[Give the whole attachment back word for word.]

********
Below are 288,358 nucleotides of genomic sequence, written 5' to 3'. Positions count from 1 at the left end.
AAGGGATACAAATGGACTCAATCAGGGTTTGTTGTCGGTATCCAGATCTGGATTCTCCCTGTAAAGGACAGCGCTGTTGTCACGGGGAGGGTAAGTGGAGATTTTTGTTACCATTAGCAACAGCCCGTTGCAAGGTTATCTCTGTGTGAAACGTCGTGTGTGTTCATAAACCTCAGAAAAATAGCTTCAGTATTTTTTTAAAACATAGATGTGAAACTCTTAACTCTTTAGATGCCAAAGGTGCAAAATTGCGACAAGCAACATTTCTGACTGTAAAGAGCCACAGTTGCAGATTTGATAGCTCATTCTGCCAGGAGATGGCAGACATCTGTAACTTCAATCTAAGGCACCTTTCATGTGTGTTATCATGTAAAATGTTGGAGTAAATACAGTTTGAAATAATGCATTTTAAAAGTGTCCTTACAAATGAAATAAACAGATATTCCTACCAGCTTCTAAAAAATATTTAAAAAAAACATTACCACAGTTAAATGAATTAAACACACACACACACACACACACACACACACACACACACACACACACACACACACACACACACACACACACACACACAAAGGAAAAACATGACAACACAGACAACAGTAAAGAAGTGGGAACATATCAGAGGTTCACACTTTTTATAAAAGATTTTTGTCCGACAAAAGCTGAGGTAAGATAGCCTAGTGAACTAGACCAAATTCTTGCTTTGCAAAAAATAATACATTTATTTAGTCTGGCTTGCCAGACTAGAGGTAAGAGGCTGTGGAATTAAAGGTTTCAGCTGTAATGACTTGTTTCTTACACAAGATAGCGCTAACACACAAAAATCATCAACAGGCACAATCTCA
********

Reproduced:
Below are 288,358 nucleotides of genomic sequence, written 5' to 3'. Positions count from 1 at the left end.
AAGGGATACAAATGGACTCAATCAGGGTTTGTTGTCGGTATCCAGATCTGGATTCTCCCTGTAAAGGACAGCGCTGTTGTCACGGGGAGGGTAAGTGGAGATTTTTGTTACCATTAGCAACAGCCCGTTGCAAGGTTATCTCTGTGTGAAACGTCGTGTGTGTTCATAAACCTCAGAAAAATAGCTTCAGTATTTTTTTAAAACATAGATGTGAAACTCTTAACTCTTTAGATGCCAAAGGTGCAAAATTGCGACAAGCAACATTTCTGACTGTAAAGAGCCACAGTTGCAGATTTGATAGCTCATTCTGCCAGGAGATGGCAGACATCTGTAACTTCAATCTAAGGCACCTTTCATGTGTGTTATCATGTAAAATGTTGGAGTAAATACAGTTTGAAATAATGCATTTTAAAAGTGTCCTTACAAATGAAATAAACAGATATTCCTACCAGCTTCTAAAAAATATTTAAAAAAAACATTACCACAGTTAAATGAATTAAACACACACACACACACACACACACACACACACACACACACACACACACACACACACACACACACACACACACACACAAAGGAAAAACATGACAACACAGACAACAGTAAAGAAGTGGGAACATATCAGAGGTTCACACTTTTTATAAAAGATTTTTGTCCGACAAAAGCTGAGGTAAGATAGCCTAGTGAACTAGACCAAATTCTTGCTTTGCAAAAAATAATACATTTATTTAGTCTGGCTTGCCAGACTAGAGGTAAGAGGCTGTGGAATTAAAGGTTTCAGCTGTAATGACTTGTTTCTTACACAAGATAGCGCTAACACACAAAAATCATCAACAGGCACAATCTCA